Americans Feel More Warmly Towards Jews, Muslims And Catholics – But Not Evangelicals


The feelings of the American public have grown warmer towards nearly all religious groups in the past 12 months – except for one. There has no warming up in the feelings that Americans have for evangelicals.

But nor is their any 'cooling' of feelings towards evangelicals.

Jews and Catholics continue to receive warmest ratings, according to a new report from Pew Research. People also feel more warmly about atheists and Muslims, who have moved up from 'cool' to 'neutral'.

Evangelical Protestants, already rated relatively warmly at 61 degrees, are the only group for which the mean rating has not changed since the question was last asked in 2014. 

The study comes after an election campaign when conservative evangelicals were controversially divided between supporters and opponents of Donald Trump.


Asked to rate a variety of groups on a 'feeling thermometer' ranging from 0 to 100, nearly all groups were rated more warmly than in a similar survey two years ago.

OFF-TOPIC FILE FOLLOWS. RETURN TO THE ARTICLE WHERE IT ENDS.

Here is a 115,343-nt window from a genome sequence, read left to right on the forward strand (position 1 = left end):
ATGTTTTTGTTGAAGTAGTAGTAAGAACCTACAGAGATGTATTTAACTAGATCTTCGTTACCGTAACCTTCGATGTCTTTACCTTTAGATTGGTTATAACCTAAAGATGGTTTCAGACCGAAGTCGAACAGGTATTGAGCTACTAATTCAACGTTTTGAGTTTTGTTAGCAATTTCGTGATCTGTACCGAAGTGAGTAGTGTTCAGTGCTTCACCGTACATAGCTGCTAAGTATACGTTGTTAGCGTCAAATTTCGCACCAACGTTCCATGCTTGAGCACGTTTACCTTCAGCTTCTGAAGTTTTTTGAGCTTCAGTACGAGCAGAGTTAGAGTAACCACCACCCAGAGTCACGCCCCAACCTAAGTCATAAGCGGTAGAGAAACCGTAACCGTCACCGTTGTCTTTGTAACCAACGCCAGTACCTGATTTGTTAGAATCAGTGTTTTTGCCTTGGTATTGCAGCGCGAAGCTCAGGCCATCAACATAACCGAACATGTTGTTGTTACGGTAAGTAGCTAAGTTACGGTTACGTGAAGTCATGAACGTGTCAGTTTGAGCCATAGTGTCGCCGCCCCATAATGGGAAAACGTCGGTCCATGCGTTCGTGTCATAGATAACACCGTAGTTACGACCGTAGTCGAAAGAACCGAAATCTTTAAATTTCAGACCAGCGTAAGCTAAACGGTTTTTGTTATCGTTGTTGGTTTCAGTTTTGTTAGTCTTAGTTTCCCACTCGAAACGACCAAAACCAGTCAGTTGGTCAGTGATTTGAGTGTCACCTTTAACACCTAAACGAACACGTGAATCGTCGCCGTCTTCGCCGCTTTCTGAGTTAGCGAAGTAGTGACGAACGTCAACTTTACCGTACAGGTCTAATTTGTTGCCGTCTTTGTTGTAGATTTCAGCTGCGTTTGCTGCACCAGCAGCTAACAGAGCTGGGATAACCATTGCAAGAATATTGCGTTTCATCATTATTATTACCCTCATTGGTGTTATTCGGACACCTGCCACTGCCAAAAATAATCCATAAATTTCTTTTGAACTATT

While Americans still feel coolest toward Muslims and atheists, mean ratings for these two groups increased from chilly 40 and 41 degrees to more neutral ratings of 48 and 50.

Jews and Catholics continue to be among the groups that receive the warmest ratings – at 67 degrees even warmer than in 2014.

Americans' feelings toward Mormons and Hindus shifted from relatively neutral places on the thermometer to somewhat warmer ratings of 54 and 58.

Ratings of Buddhists rose from 53 to 60.

And mainline Protestants, whom respondents were not asked to rate in 2014, receive a warm rating of 65 in the new survey.

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